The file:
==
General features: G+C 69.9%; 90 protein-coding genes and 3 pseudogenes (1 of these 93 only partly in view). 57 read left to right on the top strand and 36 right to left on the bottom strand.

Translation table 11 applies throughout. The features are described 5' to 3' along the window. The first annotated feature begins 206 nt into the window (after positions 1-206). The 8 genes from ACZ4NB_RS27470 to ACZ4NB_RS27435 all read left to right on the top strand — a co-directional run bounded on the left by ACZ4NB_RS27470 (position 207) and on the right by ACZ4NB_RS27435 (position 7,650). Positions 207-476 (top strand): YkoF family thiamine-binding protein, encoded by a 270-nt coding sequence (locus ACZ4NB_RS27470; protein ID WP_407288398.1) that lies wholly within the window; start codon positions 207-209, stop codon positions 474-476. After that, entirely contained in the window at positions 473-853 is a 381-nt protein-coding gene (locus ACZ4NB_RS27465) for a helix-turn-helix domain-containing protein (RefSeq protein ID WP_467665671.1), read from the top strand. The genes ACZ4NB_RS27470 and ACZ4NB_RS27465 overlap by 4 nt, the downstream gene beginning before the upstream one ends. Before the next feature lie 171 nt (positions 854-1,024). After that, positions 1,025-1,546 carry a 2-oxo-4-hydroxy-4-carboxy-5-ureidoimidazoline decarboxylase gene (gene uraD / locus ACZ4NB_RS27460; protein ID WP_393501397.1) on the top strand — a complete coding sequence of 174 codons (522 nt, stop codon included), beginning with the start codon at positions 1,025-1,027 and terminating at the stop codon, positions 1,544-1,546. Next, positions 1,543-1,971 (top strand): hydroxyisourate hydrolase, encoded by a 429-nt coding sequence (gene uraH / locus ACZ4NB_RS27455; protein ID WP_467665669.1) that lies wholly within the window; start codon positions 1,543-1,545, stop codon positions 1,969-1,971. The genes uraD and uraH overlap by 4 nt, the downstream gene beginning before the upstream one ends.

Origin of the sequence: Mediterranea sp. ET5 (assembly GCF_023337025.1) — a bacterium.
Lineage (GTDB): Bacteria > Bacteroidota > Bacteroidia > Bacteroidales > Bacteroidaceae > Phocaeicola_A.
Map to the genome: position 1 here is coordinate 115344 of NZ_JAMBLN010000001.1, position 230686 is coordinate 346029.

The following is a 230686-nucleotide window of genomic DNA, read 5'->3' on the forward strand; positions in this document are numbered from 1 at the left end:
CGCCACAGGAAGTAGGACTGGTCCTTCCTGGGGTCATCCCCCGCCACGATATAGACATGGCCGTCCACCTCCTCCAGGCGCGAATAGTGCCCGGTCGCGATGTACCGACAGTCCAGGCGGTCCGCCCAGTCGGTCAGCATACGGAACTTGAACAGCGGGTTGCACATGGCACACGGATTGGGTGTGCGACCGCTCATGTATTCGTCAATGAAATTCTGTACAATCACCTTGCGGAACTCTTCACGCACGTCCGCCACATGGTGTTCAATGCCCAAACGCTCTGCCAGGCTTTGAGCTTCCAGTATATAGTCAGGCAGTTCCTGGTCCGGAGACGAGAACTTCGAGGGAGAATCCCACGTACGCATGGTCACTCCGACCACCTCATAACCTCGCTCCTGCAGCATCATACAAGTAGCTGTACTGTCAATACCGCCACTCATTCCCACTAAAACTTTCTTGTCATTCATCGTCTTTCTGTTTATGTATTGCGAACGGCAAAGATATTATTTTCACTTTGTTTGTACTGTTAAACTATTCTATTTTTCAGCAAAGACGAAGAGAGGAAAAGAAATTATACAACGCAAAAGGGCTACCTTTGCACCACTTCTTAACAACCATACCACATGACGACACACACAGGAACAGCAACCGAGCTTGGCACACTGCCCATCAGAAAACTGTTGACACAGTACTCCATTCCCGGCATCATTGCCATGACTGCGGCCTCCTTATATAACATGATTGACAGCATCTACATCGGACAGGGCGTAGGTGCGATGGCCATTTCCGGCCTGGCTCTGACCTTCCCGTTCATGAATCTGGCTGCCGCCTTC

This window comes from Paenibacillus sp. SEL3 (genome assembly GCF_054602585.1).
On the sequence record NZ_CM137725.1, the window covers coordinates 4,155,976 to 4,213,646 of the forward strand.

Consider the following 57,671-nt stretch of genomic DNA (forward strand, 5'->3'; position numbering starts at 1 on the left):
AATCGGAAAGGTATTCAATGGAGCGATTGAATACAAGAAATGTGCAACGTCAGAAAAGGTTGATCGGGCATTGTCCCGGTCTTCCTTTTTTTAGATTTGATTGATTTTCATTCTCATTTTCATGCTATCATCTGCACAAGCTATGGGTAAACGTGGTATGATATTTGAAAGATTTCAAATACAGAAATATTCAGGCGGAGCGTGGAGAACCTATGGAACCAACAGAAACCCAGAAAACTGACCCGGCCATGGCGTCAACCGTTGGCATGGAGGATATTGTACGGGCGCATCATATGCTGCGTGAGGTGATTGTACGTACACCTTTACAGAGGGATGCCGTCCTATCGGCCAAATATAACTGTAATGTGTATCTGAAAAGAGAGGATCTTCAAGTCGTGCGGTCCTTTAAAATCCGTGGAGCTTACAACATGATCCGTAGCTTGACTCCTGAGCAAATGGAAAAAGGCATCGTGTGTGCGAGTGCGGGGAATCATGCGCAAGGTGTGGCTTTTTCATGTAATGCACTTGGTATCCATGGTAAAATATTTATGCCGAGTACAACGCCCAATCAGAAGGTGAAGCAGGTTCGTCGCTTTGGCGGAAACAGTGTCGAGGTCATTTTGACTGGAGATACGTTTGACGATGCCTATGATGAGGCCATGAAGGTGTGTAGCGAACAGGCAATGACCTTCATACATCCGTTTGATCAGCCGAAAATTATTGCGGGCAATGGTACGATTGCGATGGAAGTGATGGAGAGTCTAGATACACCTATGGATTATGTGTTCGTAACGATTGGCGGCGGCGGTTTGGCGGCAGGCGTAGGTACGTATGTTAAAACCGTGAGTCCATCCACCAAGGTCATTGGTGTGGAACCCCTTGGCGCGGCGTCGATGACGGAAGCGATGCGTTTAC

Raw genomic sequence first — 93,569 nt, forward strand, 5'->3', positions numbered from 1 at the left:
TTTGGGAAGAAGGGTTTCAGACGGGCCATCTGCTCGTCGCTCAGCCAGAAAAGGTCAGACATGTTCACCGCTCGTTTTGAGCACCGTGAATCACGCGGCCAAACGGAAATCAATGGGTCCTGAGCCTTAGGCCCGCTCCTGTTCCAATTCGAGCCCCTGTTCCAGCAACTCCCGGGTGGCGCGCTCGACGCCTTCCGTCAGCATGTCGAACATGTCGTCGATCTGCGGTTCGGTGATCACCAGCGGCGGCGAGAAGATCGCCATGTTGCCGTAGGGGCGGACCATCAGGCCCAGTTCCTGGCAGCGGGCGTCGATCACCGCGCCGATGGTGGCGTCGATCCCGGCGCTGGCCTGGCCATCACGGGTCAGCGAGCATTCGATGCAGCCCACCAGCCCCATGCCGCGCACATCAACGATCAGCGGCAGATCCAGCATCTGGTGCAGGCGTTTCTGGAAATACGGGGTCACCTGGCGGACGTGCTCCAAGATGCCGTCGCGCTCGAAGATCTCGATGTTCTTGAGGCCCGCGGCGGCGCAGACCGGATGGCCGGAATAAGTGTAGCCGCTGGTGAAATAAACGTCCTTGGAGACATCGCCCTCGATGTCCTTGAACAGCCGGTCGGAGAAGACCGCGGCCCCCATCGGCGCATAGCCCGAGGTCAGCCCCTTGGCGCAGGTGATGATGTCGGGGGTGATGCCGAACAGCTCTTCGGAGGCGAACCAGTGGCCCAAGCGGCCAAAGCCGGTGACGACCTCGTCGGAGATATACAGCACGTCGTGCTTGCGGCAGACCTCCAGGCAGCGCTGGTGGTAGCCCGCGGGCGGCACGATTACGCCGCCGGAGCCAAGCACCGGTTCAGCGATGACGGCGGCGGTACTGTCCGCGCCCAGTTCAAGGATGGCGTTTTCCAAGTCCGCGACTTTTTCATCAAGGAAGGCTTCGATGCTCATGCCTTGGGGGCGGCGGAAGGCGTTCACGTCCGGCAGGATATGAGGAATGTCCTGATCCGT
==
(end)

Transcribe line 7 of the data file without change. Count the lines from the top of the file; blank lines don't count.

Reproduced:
CGCCACAGGAAGTAGGACTGGTCCTTCCTGGGGTCATCCCCCGCCACGATATAGACATGGCCGTCCACCTCCTCCAGGCGCGAATAGTGCCCGGTCGCGATGTACCGACAGTCCAGGCGGTCCGCCCAGTCGGTCAGCATACGGAACTTGAACAGCGGGTTGCACATGGCACACGGATTGGGTGTGCGACCGCTCATGTATTCGTCAATGAAATTCTGTACAATCACCTTGCGGAACTCTTCACGCACGTCCGCCACATGGTGTTCAATGCCCAAACGCTCTGCCAGGCTTTGAGCTTCCAGTATATAGTCAGGCAGTTCCTGGTCCGGAGACGAGAACTTCGAGGGAGAATCCCACGTACGCATGGTCACTCCGACCACCTCATAACCTCGCTCCTGCAGCATCATACAAGTAGCTGTACTGTCAATACCGCCACTCATTCCCACTAAAACTTTCTTGTCATTCATCGTCTTTCTGTTTATGTATTGCGAACGGCAAAGATATTATTTTCACTTTGTTTGTACTGTTAAACTATTCTATTTTTCAGCAAAGACGAAGAGAGGAAAAGAAATTATACAACGCAAAAGGGCTACCTTTGCACCACTTCTTAACAACCATACCACATGACGACACACACAGGAACAGCAACCGAGCTTGGCACACTGCCCATCAGAAAACTGTTGACACAGTACTCCATTCCCGGCATCATTGCCATGACTGCGGCCTCCTTATATAACATGATTGACAGCATCTACATCGGACAGGGCGTAGGTGCGATGGCCATTTCCGGCCTGGCTCTGACCTTCCCGTTCATGAATCTGGCTGCCGCCTTC